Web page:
Update 9th April: this post, lightly modified, is published as a letter in today’s Times Higher Education. More importantly, you should all go and read Stephen Curry’s much more dispassionate, but equally critical, analysis of the National Licence proposal.
I had an email out of the blue this morning, from someone I’d not previously corresponded with, asking me an important question about PeerJ. I thought it was worth sharing the question, and its answer, more generally. So here it is.
Do you have any insight into the PeerJ business model? When I try to persuade people to publish in PeerJ, a very common response is that the journal can’t possibly last because the numbers don’t add up.
And indeed PeerJ’s financial model does seem too good to be true: rather than charging an APC of $1350 (as PLOS ONE does) or $3000 (as the legacy publishers do for their not-really-open hybrid articles), PeerJ charges just $99 per author — which buys not just the right to publish one article, but one per year for life. (Or you can pay $300 for the right to publish any number of papers forever.)
PeerJ is a privately owned company and does not disclose its internal financial details. Since I have no connection with PeerJ (other than being a very satisfied customer), I know nothing of the financials.
But here is what we do know.
1. PeerJ is run by Pete Binfield, who has more experience of running open-access megajournals than anyone alive, and he’s confident enough in the financial model to have staked his own livelihood on it.
2. The principal outside investor in PeerJ is Tim O’Reilly, who has more experience of making money from free-to-read content than anyone alive, and he’s confident enough in the financial model to have staked a seven-figure sum on it.
3. Most importantly, the content in PeerJ is safe forever, because it’s fully, properly, BOAI-compliant open access, licenced using CC By, and archived at PubMed Central. So even if the worst happened, if PeerJ went bankrupt, everything published in it would live on.
4. Since CC-By documents cannot be re-enclosed if their publisher is acquired, even if PeerJ were acquired by a predatory barrier-based publisher such as Elsevier, the articles would remain safe.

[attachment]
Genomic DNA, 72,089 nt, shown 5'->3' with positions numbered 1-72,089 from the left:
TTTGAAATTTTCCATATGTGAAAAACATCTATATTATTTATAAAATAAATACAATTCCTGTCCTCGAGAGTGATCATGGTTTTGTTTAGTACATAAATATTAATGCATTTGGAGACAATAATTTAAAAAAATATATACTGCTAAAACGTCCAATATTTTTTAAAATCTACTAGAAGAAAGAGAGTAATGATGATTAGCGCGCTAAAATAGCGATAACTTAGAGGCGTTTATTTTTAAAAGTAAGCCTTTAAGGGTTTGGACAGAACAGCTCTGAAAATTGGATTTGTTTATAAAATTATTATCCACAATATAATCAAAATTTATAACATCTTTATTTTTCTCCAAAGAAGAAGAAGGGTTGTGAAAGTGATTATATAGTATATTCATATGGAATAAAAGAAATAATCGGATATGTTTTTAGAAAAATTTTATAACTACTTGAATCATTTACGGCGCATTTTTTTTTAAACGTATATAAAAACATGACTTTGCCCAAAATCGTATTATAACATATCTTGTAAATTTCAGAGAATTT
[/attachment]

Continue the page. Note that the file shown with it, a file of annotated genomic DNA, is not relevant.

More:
5. We have got into the habit of paying far too much for publishing. On average paywalled papers cost the world more than $5000 each. Legacy publishers typically charge APCs of $3000 or so. Yet born-digital publishers such as Ubiquity Press need charge only $500, and show the breakdown of that cost. (And note that $80 of that is set aside to cover waivered articles for which no fee is paid.) Against that analysis, PeerJ’s fees don’t look crazy. The truth is that, as well as their 35% profit-margins, legacy publishers’ costs are sky-high because they are dragging around the carcass of print-based publishing.
6. Numerous universities are confident enough of the PeerJ model that they have signed up for institutional plans. You know, little universities like Cambridge, UCL and Bristol (UK), and Harvard, MIT and Cornell (USA).
Putting it all together, we see that the PeerJ financial model is roughly in alignment with other new-model publishers, that the details are persuasive enough to convince the world-leading experts who know about them, that the open-access papers published in PeerJ will be freely available to the world forever, whatever happens — which is more than we can say for articles “published” behind paywalls, and that the world’s leading universities are on board.
In short, there is no rational reason not to publish in PeerJ (unless you’re statistically illiterate enough to think that its lack of an impact factor is of any scientific significance).
Just launched: a new open-access journal of vertebrate paleontology, brought to you by the University of Alberta, Canada! It’s called VAMP (Vertebrate Anatomy Morphology Palaeontology), and it charges no APC. Here’s a illustration from one of the two articles in its first issue.
VAMP uses the canonical open-access licence, Creative Commons Attribution 4.0 International (CC By), which means it fulfils both the letter and the spirit of the Budapest Open Access Initiative’s definition of OA.
It’s great that we in vertebrate palaeontology can add this journal to the roster of OA journals in our field, already including Palaeontologia Electronica, Acta Palaeontologica Polonica, Palarch’s Journal of Vertebrate Paleontology, The Fossil Record and others. (Plus of course there is lots of vertebrate palaeontology in PLOS ONE and PeerJ.) I think that as a field, we are ahead of the curve in making the transition towards an all-OA literature.